8. How did former Brown University president Ruth Simmons land a $100 million contribution -- the university's largest -- from liquor magnate Sidney Frank? The decade-ago contribution enabled Brown to adopt "need-blind" admissions and to build a new life science building. Former Brown professor Darrell West, who will speak tomorrow (Saturday, January 10, 2 pm) at the Newport Art Museum about his book, "Billionaires: Reflections on the Upper Crust," shares this anecdote on the story behind the story: "Cultivating wealthy individuals requires considerable tact, persistence, personal contacts, and know-how. For example, to persuade Frank to give that sum of money, Simmons spent long hours wooing the reclusive and somewhat eccentric older gentleman. He did not like to get dressed up, preferring instead to lounge around his residence wearing pajamas. On occasion, he would invite her into his bedroom to watch his favorite movie videos. While he lay on the bed in his pajamas, she sat in a chair, praying that the film wouldn’t last too long."
9. Although Mark Smiley plans to give up the state GOP chairmanship after one term, he points to the addition of five Republicans in the RI House (and an independent caucusing with the GOP) in calling his tenure as a success. Smiley said there are some potential candidates thinking about running to succeed him in March -- but none yet willing to be identified. Smiley said he's not seeking another term mostly because he can't justify time needed for the unpaid post. While GOP candidates were shut out of state and federal offices last November for the first time in more than 40 years, Smiley said he nonetheless feels positive since his focus was on gaining legislative seats. The GOP now has 11 of 75 reps and holds steady with five of 38 senators.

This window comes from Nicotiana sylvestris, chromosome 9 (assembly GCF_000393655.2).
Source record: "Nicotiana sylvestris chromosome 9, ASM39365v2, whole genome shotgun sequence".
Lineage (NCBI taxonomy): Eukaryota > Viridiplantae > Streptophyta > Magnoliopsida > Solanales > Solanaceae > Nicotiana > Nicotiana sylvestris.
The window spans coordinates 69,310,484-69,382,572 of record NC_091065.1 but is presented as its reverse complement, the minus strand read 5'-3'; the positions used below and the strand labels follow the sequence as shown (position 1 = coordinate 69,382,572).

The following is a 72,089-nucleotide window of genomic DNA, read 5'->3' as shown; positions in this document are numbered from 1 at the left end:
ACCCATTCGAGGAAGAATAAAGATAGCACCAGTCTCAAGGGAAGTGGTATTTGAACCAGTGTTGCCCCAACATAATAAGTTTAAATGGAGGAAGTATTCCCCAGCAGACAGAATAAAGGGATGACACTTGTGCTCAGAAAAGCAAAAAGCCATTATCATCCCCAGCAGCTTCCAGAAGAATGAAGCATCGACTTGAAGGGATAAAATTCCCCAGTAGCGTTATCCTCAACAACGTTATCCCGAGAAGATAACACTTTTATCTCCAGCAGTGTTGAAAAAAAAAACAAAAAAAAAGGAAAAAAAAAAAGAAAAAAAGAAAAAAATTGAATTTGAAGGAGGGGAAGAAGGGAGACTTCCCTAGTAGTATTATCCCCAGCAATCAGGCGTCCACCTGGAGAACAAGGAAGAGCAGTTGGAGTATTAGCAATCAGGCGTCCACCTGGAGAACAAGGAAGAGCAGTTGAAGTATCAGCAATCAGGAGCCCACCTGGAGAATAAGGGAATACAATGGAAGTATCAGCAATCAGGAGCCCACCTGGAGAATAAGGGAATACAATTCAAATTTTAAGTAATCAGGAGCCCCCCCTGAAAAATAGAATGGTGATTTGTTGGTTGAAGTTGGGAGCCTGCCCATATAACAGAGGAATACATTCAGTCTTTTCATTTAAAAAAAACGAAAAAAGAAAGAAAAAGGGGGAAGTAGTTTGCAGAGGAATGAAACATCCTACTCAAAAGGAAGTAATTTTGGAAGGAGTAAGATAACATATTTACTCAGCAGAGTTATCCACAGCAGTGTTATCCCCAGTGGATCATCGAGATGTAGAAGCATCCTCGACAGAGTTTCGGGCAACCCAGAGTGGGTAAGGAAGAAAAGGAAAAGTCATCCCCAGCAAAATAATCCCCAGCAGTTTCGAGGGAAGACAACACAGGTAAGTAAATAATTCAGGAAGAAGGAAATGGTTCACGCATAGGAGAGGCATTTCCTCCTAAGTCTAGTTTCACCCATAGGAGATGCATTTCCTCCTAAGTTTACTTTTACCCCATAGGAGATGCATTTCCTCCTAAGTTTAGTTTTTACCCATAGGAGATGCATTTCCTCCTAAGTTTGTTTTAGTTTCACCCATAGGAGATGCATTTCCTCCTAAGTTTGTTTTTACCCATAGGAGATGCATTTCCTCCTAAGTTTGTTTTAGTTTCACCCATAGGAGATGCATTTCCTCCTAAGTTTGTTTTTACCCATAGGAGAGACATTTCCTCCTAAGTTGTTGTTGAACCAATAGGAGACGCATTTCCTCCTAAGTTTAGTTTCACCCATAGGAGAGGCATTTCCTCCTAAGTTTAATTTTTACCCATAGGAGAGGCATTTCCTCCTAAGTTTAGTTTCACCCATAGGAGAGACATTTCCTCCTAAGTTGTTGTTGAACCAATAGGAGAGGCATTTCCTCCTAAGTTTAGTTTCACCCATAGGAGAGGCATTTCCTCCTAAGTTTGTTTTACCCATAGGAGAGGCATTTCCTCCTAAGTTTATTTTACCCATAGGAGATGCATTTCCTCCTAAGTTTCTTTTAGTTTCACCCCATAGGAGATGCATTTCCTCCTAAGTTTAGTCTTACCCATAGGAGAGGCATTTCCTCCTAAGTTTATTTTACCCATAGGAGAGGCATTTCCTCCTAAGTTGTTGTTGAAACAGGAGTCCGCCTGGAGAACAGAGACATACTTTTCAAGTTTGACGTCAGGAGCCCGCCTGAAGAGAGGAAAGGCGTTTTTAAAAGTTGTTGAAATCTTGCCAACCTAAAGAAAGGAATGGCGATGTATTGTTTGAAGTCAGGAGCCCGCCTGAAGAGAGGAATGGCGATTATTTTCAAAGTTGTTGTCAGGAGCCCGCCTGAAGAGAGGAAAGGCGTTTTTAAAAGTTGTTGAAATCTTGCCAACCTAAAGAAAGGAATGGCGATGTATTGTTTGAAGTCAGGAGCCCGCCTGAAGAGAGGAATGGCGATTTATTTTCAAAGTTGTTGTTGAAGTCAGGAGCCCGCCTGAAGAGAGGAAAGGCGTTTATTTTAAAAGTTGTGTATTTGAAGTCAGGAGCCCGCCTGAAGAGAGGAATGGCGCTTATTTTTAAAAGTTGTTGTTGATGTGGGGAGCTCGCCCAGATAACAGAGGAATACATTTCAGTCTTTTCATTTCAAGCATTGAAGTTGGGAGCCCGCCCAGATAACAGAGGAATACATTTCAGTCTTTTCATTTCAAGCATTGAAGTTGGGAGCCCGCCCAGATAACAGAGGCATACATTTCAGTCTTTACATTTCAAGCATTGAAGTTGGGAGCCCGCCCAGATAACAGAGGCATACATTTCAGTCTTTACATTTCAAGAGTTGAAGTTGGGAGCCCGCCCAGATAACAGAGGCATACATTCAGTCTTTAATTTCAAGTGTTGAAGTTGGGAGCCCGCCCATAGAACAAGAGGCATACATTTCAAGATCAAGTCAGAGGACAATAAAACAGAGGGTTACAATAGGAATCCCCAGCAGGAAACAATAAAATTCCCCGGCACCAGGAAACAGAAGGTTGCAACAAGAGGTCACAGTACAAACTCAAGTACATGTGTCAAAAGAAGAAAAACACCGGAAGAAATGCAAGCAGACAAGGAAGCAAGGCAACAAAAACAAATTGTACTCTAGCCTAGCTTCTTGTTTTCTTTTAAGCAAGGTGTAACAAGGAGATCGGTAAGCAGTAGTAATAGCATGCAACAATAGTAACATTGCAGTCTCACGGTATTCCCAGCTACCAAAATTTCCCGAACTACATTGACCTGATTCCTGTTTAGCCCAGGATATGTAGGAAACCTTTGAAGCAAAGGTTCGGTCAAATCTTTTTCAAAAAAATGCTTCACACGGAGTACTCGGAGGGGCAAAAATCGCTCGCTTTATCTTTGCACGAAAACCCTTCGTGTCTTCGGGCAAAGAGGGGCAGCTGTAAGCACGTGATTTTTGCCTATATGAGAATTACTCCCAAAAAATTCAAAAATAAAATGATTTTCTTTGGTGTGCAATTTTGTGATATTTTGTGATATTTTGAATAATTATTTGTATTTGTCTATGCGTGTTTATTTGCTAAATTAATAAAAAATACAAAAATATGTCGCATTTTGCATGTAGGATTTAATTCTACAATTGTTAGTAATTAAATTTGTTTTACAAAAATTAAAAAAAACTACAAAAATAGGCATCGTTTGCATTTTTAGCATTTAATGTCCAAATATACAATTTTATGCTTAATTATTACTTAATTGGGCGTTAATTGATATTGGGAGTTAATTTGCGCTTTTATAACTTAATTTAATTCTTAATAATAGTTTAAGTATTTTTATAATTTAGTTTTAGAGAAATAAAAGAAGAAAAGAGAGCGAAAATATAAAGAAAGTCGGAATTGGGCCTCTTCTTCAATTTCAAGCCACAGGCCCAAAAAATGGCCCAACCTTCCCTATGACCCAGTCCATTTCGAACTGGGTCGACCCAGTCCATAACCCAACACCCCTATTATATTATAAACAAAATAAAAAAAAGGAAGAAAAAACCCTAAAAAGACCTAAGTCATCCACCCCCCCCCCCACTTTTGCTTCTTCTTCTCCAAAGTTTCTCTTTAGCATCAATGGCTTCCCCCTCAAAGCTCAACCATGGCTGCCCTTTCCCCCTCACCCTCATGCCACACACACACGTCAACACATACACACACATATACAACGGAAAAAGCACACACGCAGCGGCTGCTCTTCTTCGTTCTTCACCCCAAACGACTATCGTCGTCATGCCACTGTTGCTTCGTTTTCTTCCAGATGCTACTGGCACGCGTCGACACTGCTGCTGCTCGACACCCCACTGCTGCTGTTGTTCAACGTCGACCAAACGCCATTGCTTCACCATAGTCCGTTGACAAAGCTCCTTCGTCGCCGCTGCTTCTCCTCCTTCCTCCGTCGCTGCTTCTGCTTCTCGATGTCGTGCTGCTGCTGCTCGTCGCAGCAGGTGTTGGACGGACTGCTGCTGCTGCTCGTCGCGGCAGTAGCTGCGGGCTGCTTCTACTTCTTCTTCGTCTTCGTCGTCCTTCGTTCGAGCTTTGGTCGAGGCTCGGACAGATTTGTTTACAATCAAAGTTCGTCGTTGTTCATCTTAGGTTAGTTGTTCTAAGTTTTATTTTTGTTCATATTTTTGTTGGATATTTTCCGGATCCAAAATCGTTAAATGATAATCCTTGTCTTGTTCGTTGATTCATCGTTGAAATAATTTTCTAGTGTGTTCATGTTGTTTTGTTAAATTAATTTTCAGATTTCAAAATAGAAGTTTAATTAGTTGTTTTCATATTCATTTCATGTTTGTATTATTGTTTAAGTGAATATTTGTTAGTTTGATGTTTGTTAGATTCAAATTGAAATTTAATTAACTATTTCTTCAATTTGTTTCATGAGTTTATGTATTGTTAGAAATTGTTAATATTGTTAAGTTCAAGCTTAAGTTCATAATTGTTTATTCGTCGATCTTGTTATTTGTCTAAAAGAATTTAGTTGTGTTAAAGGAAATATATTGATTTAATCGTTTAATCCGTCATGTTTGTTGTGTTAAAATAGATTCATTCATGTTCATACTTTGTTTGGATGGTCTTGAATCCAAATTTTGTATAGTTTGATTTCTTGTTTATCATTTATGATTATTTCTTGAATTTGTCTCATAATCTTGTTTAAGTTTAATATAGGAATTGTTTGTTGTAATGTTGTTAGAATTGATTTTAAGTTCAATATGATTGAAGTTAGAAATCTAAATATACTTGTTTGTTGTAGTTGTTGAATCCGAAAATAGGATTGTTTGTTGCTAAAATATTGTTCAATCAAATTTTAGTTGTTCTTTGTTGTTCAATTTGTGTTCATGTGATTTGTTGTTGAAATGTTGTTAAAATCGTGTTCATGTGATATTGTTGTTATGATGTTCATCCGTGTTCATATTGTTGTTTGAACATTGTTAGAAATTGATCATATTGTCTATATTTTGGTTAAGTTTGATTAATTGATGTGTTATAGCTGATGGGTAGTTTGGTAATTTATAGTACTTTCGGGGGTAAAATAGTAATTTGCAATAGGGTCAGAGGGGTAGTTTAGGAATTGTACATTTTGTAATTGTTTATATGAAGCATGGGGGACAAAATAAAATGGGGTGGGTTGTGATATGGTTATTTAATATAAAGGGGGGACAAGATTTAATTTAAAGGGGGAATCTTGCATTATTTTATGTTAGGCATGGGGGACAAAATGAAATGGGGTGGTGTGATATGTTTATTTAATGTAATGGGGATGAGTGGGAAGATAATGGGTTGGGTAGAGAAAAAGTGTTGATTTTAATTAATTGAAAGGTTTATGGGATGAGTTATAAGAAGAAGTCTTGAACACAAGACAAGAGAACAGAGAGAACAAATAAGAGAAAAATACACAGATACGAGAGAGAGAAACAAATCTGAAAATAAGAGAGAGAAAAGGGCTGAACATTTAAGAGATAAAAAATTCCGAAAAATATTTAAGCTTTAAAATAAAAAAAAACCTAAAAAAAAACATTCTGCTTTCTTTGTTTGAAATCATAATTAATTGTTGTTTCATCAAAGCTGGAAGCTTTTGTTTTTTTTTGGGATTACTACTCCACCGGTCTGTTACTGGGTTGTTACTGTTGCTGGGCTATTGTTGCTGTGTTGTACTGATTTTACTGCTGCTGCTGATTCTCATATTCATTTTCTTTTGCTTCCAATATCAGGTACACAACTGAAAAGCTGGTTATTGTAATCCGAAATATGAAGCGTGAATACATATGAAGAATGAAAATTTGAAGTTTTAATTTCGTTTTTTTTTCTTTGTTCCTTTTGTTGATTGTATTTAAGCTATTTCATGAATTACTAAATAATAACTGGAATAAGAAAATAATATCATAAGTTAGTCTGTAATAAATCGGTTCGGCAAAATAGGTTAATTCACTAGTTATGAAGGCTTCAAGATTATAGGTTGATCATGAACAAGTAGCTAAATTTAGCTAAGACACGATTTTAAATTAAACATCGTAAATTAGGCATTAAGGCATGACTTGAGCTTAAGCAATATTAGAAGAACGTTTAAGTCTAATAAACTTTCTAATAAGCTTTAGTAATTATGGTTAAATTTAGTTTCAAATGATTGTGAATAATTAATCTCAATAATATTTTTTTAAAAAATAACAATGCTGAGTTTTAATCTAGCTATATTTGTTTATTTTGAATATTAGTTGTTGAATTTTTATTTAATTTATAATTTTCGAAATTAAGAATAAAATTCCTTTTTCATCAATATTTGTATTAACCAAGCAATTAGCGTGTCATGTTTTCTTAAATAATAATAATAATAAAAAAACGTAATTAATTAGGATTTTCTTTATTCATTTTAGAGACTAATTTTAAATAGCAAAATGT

10. Other GOP news: Rob Coupe, the spokesman for Allan Fung's run for governor last year, is now director of administration in Cranston .... Ian Prior, who managed Brendan Doherty's 2012 congressional run, is being promoted to national press secretary for the National Republican Congressional Committee for the 2016 cycle.
11. News from my colleagues at Rhode Island Public Radio: Susan Lusi talks with Elisabeth Harrison about Providence Mayor Jorge Elorza's decision to keep her on as school superintendent .... Sean Daly spoke with Catherine Welch about his long run in Rhode Island news .... and Mike Szostak cheers the word that Boston has a chance at hosting the 2024 Olympics.
12. RI Public Radio General Manager Joe O'Connor was the person who hired me in 2009 to be RIPR's political reporter, so I'm less than wholly objective in singing his praises. Yet the facts reinforce how Joe played a major role in transforming an AM station with an uncertain future into a robust FM-based news organization, with strong community support, and with beat reporters covering education, healthcare, the environment, and politics. Joe is something rare for a broadcast GM; not just a forceful ambassador, he also has a serious news background as someone who spent more than 20 years working at ABC News. So while we're sorry to see Joe preparing to leave at the end of the month for WFAE in Charlotte, North Carolina, we remain grateful for how he built a strong foundation for public radio to move forward in Rhode Island.